Who Wore R&R Better?

LabelVision shows about 71 Rock & Rye products approved over the last 17 years. These three really stand out, as bold designs.

The first is Mister Katz’s, from NY Distilling, of Brooklyn.  The second is Hochstadter’s Slow & Low, from Jacquin, of Philadelphia. The third is from Driftless Glen, of Wisconsin.

TTB prefers Rock & Ryes made precisely this way as per 27 CFR 5.22:

(3) “Rock and rye”, “rock and bourbon”, “rock and brandy”, “rock and rum” are liqueurs, bottled at not less than 48° proof, in which, in the case of rock and rye and rock and bourbon, not less than 51 percent, on a proof gallon basis, of the distilled spirits used are, respectively, rye or bourbon whisky, straight rye or straight bourbon whisky, or whisky distilled from a rye or bourbon mash, and, in the case of rock and brandy and rock and rum, the distilled spirits used are all grape brandy or rum, respectively; containing rock candy or sugar syrup, with or without the addition of fruit, fruit juices, or other natural flavoring materials, and possessing, respectively, a predominant characteristic rye, bourbon, brandy, or rum flavor derived from the distilled spirits used. Wine, if used, must be within the 21⁄2 percent limitation provided in §5.23 for harmless coloring, flavoring, and blending materials.

Bearing in mind these constraints, Hochstadter’s cute little can, and the above imagery, let us know which one looks best.

Art Libertucci

Find out more about how TTB and federal agencies really work, in this discussion with Art Libertucci, from the Summer 2017 issue of Artisan Spirit magazine. Art ran TTB for many years, and had a long career in ATF before that. He has a huge amount of experience when it comes to alcohol beverages, rules, taxes, Washington, and so on.

Here as an excerpt, where Art describes the beginning of this journey.

I started my government career as an Inspector for the Alcohol and Tobacco Tax Division of the IRS. At that time, neither ATF nor TTB existed as separate bureaus. The regulation of alcohol and tobacco products and their taxation were the responsibility of the IRS. I applied for the job after a friend told me about how he was taking an exam for jobs in the federal government. I had been drafted back then in 1969 (I was a draft lottery pick) and that day I was sent home after reporting for duty, having failed my physical exam. My friend told me he was taking the job exam that Saturday and I should go with him and take the test. At that time, taking the test was done at the post office and on a walk in basis. I took the test and received scores a month later. I received my first job offer from ATF, to become an Inspector. I interviewed for the job, was offered a position in Boston, but it was later rescinded due to a sudden federal job freeze. A week later I was called and asked if I would consider the same position in New York City, where they had been given a job freeze exemption. I took the offer and started my career on March 17th, 1970 in New York.

If my math is correct this gives Art 47 years (and counting) of experience, watching the alcohol beverage business from a front row seat.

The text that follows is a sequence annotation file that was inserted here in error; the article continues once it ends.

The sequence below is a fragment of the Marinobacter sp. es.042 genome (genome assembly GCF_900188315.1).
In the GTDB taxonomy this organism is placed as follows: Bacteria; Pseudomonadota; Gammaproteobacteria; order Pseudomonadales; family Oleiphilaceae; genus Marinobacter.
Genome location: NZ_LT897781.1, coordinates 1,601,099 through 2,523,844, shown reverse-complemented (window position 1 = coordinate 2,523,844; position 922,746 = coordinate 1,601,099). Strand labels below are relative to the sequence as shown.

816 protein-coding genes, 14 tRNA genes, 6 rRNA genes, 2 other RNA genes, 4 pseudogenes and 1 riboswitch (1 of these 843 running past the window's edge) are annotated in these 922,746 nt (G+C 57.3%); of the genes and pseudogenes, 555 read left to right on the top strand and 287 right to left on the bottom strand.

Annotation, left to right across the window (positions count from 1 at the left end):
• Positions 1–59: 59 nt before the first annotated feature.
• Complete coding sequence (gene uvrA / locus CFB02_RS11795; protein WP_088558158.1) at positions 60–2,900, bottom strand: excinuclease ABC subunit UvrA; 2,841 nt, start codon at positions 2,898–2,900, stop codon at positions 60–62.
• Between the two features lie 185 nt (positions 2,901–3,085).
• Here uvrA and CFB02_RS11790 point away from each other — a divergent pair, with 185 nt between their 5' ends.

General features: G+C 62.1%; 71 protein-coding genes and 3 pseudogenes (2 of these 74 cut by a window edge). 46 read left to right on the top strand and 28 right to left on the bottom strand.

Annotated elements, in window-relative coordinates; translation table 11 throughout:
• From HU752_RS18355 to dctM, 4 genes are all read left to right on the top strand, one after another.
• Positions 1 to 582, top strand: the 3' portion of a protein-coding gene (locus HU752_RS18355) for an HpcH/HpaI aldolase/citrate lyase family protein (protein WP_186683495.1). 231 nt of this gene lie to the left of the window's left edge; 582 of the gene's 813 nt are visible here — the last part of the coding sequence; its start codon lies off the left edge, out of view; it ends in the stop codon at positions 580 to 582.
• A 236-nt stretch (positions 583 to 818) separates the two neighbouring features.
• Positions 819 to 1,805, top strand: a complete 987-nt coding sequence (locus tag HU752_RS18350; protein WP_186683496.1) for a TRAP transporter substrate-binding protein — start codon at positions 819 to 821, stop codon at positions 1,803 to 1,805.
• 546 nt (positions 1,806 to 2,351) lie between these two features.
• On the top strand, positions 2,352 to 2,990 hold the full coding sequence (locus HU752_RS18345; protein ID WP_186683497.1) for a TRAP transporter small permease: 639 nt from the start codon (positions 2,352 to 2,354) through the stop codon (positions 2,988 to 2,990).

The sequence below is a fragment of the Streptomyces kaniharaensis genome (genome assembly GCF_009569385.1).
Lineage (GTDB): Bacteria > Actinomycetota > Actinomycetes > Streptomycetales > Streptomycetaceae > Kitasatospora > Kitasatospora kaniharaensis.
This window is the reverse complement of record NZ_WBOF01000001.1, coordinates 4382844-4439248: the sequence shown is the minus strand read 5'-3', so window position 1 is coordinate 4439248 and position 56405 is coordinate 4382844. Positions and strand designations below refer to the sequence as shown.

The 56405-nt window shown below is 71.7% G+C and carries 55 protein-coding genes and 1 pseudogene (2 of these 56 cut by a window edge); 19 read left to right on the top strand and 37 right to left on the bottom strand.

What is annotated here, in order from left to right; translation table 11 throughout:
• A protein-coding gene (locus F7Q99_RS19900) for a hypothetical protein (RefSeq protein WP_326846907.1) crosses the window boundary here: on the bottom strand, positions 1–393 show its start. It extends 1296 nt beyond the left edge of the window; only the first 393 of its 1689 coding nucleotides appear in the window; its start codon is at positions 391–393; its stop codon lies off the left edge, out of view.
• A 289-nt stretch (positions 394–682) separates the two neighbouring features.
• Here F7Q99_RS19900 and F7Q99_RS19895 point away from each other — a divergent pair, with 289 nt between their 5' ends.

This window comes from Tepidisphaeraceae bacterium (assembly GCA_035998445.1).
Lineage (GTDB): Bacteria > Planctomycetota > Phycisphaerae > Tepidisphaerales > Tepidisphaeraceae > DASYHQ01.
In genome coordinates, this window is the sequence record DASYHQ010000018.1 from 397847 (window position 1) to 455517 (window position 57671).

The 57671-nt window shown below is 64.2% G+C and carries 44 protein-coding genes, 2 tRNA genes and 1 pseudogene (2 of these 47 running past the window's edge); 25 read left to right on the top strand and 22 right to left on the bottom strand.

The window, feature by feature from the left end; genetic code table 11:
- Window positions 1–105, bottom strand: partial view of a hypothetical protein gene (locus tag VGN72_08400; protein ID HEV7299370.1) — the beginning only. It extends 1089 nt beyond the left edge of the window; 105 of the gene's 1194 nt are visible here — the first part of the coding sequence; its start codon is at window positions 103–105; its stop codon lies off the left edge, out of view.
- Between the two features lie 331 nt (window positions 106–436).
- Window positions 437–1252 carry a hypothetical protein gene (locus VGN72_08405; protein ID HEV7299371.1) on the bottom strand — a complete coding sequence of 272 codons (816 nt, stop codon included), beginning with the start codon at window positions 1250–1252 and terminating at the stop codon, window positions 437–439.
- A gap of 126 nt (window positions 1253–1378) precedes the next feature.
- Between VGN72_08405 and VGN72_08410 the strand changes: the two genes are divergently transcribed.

Vive la révolution

Well, we may have only one retailer in the near future — AmazonWholeFoods. But we sure have a lot of beer to choose from.

This jumped out at me when looking at beer approvals from a recent 10 day period in 2017. I saw no less than 720 new brands/approvals — just for beer — in this small and recent time period. Most of them seem like just about the opposite of Budweiser and Coors.

By contrast, I looked at the same 10 day period, 10 years prior. The landscape is altogether different. In the 2007 period I see a relatively puny 175 approvals. The overwhelming preponderance of those labels are from big or very big companies:  Miller, A-B, Sam Adams.*

In the 2017 period I see almost no mega-brews. If this is not a revolution, it seems to be a radical change at least, in just half a generation or less. Amazon has well proven they can stock and sell a lot of books and other SKUs, without losing a bunch of money. Let’s see how they do with a few hundred thousand beers.

Powdered Alcohol is Not Dead

Just when we least expected it, here is another version of powdered alcohol. It got approved a couple weeks ago, after grinding through the process for a good long while (six months or more). Many thanks to an astute reader for pointing this out to us. The label raises a boatload of legal issues. Before wading into those issues, I’d like to ask who has seen powdered alcohol out in the wild, at retail? Who has tried it? The product is Lieutenant Blender’s Cheat-A-Rita, from a distillery in Texas. Much more coverage, of powdered alcohol and Palcohol, is here.


We wanted to check in and see what’s been happening with gluten claims, in connection with alcohol beverages. LabelVision data shows virtually no references to gluten until 2012. Then, TTB approved the first label with a nice, clear reference to “gluten free.” That label is below (potato vodka, brand name Spud). After rapid growth, from 212 to 2016, the gluten references seem to be leveling off, so far in 2017, at about 2016 levels. TTB’s policy is here (TTB Ruling 2014-2, Revised Interim Policy on Gluten Content Statements in the Labeling and Advertising of Wine, Distilled Spirits, and Malt Beverages).

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